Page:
Social & Interpersonal Skills

6 Tips On How To Deal With Incompetent Coworkers  

Part of the job includes working with others and tolerating different personalities. But one of the biggest challenges is learning how to deal with incompetent coworkers.

Everyone finds themselves at some point navigating the difficulties of an unprofessional, annoying or incompetent coworker. They cannot be avoided. They probably can hide this long enough to land the job, but sooner or later their incompetence comes out.

With more than 11 million job openings across the country, you may think you are stuck with the worker. While you should not seek to immediately get rid of an incompetent colleague, you should be prepared as a supervisor to replace them if necessary.

You don’t have to allow their incompetence to define your work experience. But there are a few things you can do to make things more tolerable for yourself in an office setting. Whether you are a leader or another work colleague, consider these tips on how to deal with incompetent coworkers.

1. Keep your thoughts to yourself

Because most work settings are constantly changing, be careful what you say about your incompetent coworker. The colleague you tell today about the incompetent worker may become that worker’s friend tomorrow.

Remember to keep a professional demeanor and do not participate in or start office gossip. It is important to exercise good common sense in this setting. As Socrates said, “Strong minds discuss ideas, average minds discuss events, weak minds discuss people.”

When you speak negatively about a coworker, this can serve to make you feel better in the moment. But it is not a good idea to participate in this type of open criticism, even if it does feel good to let off a little steam. The truth is, this type of behavior will only serve to reflect poorly on you.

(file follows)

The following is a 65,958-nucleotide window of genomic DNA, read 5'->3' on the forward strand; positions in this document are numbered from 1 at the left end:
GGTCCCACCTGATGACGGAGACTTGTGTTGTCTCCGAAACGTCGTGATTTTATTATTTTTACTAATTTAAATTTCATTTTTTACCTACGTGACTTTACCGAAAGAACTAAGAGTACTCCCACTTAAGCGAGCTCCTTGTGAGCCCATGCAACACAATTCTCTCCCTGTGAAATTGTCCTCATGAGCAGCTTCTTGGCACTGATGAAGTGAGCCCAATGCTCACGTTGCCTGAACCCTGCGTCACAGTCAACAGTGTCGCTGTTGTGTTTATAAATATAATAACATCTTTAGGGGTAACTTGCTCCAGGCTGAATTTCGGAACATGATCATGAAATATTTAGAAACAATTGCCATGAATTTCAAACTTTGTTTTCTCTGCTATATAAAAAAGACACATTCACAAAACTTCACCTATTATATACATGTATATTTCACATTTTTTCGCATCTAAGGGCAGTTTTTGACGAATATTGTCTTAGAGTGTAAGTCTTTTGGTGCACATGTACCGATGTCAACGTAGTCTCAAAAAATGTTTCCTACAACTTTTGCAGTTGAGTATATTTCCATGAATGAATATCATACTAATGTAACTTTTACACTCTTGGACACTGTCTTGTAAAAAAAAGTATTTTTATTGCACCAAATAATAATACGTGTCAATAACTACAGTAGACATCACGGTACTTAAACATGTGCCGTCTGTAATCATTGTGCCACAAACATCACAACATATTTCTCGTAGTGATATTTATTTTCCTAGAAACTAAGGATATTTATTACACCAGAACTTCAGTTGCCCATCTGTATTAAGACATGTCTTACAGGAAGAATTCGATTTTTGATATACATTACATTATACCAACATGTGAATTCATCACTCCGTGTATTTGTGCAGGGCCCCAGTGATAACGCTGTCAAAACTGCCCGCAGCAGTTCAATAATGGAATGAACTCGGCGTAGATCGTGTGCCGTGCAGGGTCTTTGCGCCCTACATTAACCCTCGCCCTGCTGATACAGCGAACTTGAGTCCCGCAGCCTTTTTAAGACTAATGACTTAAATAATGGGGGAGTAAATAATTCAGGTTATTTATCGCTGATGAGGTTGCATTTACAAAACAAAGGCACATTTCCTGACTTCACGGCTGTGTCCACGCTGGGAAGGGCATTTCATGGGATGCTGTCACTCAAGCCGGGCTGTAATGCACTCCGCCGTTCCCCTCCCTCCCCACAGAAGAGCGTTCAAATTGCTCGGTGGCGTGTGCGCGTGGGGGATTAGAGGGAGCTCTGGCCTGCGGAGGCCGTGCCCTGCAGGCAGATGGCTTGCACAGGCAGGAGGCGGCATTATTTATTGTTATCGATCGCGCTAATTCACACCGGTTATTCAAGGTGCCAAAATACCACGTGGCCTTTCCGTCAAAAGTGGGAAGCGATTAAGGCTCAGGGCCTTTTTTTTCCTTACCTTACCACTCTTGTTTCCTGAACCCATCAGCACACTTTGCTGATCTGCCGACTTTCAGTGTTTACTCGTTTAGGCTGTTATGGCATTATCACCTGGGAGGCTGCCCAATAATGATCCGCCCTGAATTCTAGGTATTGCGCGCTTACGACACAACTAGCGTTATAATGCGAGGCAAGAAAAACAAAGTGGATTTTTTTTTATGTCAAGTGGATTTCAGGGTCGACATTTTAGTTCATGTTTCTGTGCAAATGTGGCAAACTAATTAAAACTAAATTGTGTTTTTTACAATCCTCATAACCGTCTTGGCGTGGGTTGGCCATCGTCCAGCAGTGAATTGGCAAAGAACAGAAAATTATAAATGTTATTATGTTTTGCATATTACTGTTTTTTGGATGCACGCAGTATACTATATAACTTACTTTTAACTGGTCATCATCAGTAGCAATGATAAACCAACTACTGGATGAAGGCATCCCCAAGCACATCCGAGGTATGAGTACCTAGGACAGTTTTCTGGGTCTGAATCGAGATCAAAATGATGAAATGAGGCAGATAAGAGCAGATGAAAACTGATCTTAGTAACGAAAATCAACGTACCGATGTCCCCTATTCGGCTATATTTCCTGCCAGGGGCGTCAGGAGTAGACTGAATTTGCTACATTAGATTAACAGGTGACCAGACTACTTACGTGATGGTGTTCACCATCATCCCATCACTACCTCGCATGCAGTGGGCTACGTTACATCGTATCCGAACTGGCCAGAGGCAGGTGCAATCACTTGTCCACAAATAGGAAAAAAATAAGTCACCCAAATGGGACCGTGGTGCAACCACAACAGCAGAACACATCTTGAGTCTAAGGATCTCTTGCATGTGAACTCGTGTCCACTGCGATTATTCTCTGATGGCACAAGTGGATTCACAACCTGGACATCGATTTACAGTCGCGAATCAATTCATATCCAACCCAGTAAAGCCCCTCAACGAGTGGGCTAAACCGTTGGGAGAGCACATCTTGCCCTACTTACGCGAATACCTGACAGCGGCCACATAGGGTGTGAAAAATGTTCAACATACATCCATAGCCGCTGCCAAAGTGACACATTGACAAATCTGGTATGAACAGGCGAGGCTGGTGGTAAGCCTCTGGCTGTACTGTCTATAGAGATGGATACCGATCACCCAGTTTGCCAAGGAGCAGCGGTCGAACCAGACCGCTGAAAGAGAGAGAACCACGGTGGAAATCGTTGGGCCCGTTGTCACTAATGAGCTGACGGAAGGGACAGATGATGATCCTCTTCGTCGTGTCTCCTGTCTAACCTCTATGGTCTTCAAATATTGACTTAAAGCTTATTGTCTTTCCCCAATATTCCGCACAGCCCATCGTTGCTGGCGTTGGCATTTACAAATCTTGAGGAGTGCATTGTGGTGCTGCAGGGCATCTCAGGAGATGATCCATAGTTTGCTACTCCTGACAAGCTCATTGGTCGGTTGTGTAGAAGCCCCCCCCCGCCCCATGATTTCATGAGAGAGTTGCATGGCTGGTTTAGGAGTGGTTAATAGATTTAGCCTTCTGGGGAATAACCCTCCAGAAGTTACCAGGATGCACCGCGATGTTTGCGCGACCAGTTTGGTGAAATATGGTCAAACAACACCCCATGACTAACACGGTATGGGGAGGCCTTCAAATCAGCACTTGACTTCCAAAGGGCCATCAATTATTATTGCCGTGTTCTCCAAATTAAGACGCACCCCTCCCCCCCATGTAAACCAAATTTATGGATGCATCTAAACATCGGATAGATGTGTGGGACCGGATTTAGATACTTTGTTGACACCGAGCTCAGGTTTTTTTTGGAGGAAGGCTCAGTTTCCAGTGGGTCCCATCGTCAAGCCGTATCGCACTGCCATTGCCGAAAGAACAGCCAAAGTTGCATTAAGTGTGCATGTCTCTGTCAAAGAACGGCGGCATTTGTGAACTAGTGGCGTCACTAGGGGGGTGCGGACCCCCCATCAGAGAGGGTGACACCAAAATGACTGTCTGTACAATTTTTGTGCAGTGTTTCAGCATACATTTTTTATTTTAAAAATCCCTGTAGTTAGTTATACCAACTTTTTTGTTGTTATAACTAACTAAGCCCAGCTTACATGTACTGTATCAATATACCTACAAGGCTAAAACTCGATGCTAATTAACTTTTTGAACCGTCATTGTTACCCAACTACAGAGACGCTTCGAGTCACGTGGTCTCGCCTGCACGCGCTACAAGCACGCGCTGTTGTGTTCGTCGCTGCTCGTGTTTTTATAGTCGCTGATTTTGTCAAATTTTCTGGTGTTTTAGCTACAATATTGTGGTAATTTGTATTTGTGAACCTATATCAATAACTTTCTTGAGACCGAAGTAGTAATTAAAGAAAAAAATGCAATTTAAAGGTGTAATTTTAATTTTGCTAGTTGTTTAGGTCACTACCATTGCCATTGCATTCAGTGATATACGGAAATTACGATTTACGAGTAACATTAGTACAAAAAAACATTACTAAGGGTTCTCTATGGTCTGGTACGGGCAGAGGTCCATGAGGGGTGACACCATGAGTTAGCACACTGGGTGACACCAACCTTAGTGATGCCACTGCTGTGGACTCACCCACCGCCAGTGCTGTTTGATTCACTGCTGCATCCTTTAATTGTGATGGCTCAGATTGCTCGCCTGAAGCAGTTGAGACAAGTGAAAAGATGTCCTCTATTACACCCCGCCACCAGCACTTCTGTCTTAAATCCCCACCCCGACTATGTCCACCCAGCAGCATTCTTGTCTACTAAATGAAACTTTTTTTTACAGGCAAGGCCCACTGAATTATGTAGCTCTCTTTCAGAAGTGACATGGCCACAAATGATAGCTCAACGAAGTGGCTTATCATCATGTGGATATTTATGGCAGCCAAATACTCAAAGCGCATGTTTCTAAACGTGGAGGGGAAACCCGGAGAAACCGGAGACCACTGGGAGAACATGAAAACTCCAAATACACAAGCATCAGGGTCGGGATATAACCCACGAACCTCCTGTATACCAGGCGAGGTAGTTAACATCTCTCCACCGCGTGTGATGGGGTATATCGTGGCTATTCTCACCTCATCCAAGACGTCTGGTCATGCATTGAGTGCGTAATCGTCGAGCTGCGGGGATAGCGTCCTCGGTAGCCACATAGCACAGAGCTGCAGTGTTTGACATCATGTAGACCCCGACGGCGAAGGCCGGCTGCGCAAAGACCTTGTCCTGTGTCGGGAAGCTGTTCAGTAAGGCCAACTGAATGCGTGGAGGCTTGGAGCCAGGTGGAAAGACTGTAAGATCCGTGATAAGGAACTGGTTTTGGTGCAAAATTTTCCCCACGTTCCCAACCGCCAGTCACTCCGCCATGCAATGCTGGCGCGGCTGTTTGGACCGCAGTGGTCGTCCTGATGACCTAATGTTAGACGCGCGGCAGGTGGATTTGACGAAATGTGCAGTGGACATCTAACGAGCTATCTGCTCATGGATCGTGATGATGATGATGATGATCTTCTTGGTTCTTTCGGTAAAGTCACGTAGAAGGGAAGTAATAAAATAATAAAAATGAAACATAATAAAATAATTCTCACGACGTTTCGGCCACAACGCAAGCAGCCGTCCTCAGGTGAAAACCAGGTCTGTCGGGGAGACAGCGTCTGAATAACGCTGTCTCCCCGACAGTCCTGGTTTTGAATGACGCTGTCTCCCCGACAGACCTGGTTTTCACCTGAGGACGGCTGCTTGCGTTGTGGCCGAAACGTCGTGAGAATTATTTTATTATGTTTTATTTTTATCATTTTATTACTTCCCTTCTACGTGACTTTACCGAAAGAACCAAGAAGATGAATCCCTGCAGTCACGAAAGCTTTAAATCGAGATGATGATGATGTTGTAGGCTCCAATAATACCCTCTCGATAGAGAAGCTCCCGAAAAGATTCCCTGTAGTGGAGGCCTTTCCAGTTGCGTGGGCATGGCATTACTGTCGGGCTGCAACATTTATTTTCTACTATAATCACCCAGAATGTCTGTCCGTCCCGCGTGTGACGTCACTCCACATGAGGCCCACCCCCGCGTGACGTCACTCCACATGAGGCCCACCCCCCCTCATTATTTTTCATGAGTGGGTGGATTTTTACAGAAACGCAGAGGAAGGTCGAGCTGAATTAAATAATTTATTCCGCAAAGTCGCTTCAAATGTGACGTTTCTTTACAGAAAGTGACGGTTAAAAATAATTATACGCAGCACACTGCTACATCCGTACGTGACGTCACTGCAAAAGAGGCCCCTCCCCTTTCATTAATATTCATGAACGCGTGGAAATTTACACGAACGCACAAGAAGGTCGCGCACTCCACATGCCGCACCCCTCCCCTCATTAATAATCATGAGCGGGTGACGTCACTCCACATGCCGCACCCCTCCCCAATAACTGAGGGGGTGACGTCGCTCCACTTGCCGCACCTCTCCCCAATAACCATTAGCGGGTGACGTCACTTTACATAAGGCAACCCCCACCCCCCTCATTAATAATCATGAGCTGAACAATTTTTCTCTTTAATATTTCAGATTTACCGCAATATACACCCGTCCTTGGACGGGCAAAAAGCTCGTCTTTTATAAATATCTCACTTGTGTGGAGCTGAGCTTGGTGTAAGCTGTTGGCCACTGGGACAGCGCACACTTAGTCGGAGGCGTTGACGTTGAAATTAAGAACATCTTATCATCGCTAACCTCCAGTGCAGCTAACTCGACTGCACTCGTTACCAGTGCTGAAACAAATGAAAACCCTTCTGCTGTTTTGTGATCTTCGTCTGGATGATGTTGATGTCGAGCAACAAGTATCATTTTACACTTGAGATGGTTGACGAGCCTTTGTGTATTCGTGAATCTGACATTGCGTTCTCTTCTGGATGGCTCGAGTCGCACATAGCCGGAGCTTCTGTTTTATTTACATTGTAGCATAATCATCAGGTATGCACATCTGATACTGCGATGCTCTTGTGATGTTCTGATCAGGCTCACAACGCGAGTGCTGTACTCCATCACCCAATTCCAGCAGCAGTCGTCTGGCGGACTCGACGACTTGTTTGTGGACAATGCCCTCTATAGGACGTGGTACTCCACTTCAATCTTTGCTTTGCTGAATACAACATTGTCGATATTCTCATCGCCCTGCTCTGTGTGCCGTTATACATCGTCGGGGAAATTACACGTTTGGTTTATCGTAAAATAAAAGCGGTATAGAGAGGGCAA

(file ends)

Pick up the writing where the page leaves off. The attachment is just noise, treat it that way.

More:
The reason for this is because, eventually, others will learn that you offered this opinion. Your supervisors may learn about this and believe you are creating a bad work environment. The incompetent colleague also may hear about it and this can be perceived as bullying a colleague.

Other colleagues also may lose respect for you after hearing you speak poorly about a coworker. You do not want the reputation of being critical of colleagues or perceived as arrogant by coworkers.

2. Document problems when considering how to deal with incompetent coworkers

You should have proof to back up your concern about a coworker’s incompetence. You do not want to approach supervisors with the claim that someone is incompetent and not have evidence to back it up. Start documenting everything you can to show the incompetence of the colleague.

It is also a good idea to show that you spoke to the coworker about problems. While it may be difficult to approach them because you find their behavior annoying, it is important to do it. One of the first things a supervisor will ask when you present the problem is, did you try to resolve it.